Mark Twain wrote a number of outrageous hoaxes, or satires, depending on how you take them. In his early days in Nevada, he reported a bloody multiple murder that shocked everyone in town, since they didn't notice details such as that the man who murdered his family was a well-known bachelor. And there was the Petrified Man, described in great detail, with some obvious impossibilities in the geography, and the small matter that he was petrified in the position of thumbing his nose.
Then, later, there was a wonderfully stuffy and humorless British review of A Tramp Abroad, which the discerning reader (like, ahem, me at age 16) could see was written by Twain himself. (I think it was an utterly Twainish deadpan "This is surely an exaggeration" that provided what we now call the Tipping Point.) It got a lot of attention, including some from smart people who told Twain that it was a fake, and he had been taken in. They had a hard time accepting the obvious truth when told about it.
Anyway, Twain always played fair, sorta, putting in something outrageous enough to make it clear that the whole thing was false, provided you were paying attention. That was the problem with the massacre, as Twain later perceived it: it was so lurid and shocking that no one had his brain turned on while reading it.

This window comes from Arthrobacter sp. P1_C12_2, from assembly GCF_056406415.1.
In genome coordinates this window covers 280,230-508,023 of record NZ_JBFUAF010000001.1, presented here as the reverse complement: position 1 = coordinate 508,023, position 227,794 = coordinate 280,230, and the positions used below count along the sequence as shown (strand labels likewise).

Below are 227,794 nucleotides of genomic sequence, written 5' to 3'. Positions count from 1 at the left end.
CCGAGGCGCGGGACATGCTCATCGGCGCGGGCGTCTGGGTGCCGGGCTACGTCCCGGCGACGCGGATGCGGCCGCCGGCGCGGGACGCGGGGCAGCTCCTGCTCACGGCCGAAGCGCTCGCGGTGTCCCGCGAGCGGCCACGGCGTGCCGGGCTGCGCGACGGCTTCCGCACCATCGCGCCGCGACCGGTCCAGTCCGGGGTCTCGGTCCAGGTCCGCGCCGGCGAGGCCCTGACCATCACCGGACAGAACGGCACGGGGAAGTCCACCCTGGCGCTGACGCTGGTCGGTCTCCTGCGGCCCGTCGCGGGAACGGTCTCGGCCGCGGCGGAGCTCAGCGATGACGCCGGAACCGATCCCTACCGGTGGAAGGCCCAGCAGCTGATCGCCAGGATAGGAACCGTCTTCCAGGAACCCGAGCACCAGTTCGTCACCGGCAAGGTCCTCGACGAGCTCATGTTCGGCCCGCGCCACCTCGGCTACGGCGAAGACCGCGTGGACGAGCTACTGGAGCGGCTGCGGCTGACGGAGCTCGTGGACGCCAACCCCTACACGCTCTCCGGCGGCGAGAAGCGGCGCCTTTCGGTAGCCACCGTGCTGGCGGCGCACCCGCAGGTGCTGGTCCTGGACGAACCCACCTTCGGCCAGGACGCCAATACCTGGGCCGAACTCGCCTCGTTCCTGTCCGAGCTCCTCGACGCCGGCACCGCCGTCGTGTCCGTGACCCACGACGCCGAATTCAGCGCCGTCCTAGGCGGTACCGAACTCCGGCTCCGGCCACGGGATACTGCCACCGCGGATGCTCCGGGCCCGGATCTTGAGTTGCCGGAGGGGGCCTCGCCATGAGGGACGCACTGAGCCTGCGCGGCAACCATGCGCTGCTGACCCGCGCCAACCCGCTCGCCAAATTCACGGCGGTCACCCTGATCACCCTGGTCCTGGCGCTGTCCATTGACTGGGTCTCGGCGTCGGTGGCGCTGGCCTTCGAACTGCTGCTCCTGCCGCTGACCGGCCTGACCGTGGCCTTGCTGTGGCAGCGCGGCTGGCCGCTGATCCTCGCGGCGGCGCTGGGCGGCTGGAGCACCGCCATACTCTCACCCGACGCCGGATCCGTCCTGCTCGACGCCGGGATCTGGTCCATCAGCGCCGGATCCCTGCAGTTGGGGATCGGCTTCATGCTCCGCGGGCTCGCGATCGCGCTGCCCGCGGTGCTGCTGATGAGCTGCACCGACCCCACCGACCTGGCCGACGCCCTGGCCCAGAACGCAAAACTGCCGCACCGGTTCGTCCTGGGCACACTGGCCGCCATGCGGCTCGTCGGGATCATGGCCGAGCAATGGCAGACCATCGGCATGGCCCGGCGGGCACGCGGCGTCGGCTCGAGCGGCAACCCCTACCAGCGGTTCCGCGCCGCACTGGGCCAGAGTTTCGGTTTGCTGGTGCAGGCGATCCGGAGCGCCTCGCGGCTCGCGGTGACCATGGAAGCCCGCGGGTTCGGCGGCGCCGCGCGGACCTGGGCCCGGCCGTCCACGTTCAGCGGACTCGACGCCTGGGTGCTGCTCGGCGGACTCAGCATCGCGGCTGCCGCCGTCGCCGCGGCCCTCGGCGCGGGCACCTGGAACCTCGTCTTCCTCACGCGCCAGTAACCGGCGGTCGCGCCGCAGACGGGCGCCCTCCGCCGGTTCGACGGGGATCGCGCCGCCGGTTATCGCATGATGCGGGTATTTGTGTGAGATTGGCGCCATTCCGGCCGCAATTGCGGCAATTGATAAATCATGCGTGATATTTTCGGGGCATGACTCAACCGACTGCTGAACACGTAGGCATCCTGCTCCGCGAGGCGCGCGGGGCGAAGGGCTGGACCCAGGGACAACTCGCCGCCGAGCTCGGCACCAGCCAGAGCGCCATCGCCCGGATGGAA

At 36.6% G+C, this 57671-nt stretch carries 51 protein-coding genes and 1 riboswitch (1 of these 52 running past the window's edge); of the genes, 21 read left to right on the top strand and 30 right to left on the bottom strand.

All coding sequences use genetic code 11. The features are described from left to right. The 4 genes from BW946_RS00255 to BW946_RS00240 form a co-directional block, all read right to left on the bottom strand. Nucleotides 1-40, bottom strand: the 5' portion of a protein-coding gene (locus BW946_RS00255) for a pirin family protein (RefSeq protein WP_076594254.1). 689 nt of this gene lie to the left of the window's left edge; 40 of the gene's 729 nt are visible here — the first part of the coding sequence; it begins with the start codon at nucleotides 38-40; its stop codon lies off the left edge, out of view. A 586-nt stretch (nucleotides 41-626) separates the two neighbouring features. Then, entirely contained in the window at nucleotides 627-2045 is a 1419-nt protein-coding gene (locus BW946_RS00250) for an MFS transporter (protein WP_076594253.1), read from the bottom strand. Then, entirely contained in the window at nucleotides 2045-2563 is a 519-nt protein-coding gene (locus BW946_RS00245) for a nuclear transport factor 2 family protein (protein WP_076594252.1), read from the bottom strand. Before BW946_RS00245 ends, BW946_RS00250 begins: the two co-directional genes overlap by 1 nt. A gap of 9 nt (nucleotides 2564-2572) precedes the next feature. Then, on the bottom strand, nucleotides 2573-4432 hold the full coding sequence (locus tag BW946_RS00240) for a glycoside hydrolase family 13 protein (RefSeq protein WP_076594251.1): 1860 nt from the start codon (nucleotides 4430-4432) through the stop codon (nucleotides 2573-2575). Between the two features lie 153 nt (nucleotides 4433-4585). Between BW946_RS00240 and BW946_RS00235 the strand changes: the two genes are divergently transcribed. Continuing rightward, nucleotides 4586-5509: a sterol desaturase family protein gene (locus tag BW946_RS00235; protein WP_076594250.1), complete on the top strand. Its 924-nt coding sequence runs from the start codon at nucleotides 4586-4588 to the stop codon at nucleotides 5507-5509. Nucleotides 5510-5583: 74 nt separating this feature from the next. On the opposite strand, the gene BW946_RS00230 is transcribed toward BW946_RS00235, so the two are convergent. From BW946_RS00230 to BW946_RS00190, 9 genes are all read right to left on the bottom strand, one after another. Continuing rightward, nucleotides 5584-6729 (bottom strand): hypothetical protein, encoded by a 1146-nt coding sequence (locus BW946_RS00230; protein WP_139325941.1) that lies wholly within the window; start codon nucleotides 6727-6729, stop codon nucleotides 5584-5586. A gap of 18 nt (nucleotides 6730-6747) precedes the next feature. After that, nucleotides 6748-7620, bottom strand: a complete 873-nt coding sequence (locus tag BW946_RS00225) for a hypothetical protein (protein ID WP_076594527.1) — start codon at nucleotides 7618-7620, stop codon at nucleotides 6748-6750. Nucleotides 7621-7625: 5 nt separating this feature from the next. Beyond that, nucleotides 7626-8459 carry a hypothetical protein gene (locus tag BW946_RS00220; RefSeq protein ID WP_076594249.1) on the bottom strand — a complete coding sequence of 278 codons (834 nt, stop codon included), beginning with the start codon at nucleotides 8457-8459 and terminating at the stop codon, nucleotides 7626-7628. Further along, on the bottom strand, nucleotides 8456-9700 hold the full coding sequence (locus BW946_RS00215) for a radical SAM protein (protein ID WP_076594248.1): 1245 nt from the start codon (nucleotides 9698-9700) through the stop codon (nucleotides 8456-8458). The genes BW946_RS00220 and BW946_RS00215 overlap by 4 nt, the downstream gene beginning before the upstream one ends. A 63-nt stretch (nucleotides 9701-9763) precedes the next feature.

The recent creationist manifesto might be real, and it might be a hoax to expose the profound ignorance of a supposed expert on the creationist side. By the Mark Twain rules, it ought to be a fake, but you can't be sure when you don't know anything about the author: this kind of thing is perfectly possible among sincere creationists, as you can see from the PhD who expressed herself as unsure that it was for real, but was favorably inclined.
So, Porter Goss of the CYA says that he knows where Bin Laden is. Then, to make sure we understand in what sense he is saying that, he adds in true Mark Twain fashion that we can't just go in and get him because of "our sense of international obligation, fair play."